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Ism, Ism, Ism: Diego Rísquez’ Amérika Trilogy, part 1: Bolivar, Tropikal Symphony

Ism, Ism, Ism: Diego Rísquez’ Amérika Trilogy, part 1: Bolivar, Tropikal Symphony

Bolivar, Tropikal Symphony


Los Angeles Filmforum and Acropolis Cinema present

Ism, Ism, Ism: Diego Rísquez’ Amerika Trilogy, part 1: Bolivar, Tropikal Symphony

In person: Dr. Isabel Arredondo.  Please note Diego Risquez won't be able to attend.  Also note that due to fading of the extant prints, we are screening from a digital version. for this program.

INFO:, 323-377-7238

In the 1980s, the multifaceted artist, painter and filmmaker from Venezuela, Diego Rísquez, undertook the daunting project of a trilogy about the real and mythical histories of the Latin American continent and made his first feature film: Bolivar, Tropikal Symphony, which became the first Super 8 film to be selected for the Directors’ Fortnight at the Cannes Film Festival. We screen it tonight in what might be its Los Angeles premiere.

“With stunningly rich and complex visual images, Rísquez’ films eschew all dialogue yet present a coherent and critical reinterpretation of Venezuelan history.” —Ana M. López

The second film of the trilogy, Orinoko, Nueva Mundo, is screening Sunday afternoon at the Autry Museum of the American West at 4 pm.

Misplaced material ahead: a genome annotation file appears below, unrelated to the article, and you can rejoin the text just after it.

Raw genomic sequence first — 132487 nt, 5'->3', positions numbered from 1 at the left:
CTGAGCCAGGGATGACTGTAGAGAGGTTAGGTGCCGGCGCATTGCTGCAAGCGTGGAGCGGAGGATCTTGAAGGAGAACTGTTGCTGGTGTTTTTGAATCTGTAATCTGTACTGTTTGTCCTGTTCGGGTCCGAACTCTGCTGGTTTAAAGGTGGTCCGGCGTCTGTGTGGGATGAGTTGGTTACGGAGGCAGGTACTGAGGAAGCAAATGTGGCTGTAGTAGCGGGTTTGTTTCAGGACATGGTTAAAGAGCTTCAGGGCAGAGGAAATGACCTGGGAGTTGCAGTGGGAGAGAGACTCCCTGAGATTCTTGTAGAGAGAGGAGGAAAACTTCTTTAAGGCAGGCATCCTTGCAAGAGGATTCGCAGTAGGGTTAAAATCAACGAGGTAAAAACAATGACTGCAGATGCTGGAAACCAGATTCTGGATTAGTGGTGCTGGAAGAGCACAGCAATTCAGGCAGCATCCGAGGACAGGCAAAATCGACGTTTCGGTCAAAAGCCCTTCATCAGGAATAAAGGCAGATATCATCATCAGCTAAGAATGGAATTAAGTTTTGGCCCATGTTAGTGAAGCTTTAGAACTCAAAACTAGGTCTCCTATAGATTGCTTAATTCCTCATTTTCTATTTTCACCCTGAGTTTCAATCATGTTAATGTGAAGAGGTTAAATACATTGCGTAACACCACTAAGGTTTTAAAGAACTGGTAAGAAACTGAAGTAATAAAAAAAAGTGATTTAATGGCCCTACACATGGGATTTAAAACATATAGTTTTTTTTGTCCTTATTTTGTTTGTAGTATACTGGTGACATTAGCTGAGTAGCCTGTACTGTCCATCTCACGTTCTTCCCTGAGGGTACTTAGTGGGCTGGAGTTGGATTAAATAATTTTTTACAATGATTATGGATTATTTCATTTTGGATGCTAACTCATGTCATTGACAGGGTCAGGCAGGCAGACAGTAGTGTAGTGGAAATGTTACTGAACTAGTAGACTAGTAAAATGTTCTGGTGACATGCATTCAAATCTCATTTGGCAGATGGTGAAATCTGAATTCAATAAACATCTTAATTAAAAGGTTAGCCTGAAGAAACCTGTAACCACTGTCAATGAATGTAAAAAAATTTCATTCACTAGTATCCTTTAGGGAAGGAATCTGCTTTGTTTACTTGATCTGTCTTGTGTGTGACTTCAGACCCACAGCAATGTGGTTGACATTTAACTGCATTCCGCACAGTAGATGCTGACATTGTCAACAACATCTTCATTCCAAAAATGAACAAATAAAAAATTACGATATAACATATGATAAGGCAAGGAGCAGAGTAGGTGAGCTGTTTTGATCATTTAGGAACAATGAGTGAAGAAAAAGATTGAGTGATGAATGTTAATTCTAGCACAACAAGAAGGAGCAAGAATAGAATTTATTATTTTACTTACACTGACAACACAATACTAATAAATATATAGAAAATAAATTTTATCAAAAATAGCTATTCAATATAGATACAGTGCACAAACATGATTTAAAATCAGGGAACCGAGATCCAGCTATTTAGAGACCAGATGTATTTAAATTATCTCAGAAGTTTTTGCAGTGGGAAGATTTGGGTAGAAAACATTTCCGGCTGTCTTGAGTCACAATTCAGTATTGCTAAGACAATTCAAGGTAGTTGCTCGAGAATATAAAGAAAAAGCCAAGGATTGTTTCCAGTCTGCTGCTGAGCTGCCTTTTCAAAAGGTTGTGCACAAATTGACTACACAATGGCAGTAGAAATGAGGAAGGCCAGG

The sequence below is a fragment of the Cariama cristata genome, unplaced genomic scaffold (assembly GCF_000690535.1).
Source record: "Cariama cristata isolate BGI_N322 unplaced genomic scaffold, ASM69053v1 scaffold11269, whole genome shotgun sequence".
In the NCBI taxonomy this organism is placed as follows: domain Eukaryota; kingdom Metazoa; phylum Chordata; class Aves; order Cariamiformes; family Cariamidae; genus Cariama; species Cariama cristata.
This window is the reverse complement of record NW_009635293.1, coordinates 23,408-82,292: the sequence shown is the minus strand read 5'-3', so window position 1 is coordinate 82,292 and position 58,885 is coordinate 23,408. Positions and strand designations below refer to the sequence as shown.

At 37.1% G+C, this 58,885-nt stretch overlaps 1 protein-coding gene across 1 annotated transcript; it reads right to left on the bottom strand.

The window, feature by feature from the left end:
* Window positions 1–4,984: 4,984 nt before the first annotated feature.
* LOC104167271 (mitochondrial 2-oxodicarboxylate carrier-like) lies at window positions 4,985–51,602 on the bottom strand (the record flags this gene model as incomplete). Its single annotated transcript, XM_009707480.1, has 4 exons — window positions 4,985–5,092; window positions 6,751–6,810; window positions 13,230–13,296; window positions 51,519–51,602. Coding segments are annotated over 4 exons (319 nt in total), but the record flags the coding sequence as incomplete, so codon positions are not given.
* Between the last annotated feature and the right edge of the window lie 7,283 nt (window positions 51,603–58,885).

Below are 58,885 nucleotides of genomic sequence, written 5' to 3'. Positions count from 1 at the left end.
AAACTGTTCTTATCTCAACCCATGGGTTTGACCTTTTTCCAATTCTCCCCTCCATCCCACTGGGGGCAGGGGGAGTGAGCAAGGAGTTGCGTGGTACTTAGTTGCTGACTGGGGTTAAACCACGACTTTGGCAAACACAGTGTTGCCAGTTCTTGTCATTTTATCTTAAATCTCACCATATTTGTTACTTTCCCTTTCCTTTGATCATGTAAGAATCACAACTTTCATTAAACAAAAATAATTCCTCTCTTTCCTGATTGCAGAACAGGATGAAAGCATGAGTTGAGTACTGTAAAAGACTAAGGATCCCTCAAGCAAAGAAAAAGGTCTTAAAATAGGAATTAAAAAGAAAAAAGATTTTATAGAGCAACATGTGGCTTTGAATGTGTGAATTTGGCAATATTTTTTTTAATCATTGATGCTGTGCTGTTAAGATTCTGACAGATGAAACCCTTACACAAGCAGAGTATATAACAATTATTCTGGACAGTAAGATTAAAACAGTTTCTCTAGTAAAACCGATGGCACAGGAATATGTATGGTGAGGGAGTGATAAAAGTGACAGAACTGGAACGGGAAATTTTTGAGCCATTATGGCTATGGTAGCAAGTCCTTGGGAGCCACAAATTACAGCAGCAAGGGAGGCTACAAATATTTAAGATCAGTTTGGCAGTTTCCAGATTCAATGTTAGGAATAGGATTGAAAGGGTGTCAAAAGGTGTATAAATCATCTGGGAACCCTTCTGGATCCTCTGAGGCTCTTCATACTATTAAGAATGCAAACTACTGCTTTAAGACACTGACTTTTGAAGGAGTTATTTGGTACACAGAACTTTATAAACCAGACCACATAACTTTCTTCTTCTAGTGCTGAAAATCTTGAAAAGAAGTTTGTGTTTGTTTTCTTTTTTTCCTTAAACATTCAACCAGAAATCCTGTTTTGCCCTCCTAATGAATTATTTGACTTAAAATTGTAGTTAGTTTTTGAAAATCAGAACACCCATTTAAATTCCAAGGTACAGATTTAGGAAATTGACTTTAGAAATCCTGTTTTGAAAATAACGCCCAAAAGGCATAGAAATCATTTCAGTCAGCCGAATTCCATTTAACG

The third film of the trilogy, Amérika, Terra Incógnita, originally shot in Super 16mm and later blown up to 35mm, is composed like tableaux vivants offering a visual journey into the reverse perspective of European colonialism—the journey of a captive Indian into the Spanish court.  It screens Monday at REDCAT at 8:30 pm.

Note that you DO NOT need to have seen earlier parts in the trilogy to see later parts.  There is not a continuous narrative.

Diego Risquez’s visit made possible by the generous support of the Mike Kelley Foundation for the Arts.

Tickets: $10 general; $6 for students/seniors; free for Filmforum members. Available in advance from Brown Paper Tickets at or at the door.

For more information: visit or call 323-377-7238.

Acropolis Cinema is a nonprofit screening series and microcinema dedicated to bringing classic and contemporary experimental films and undistributed features to screens across Los Angeles.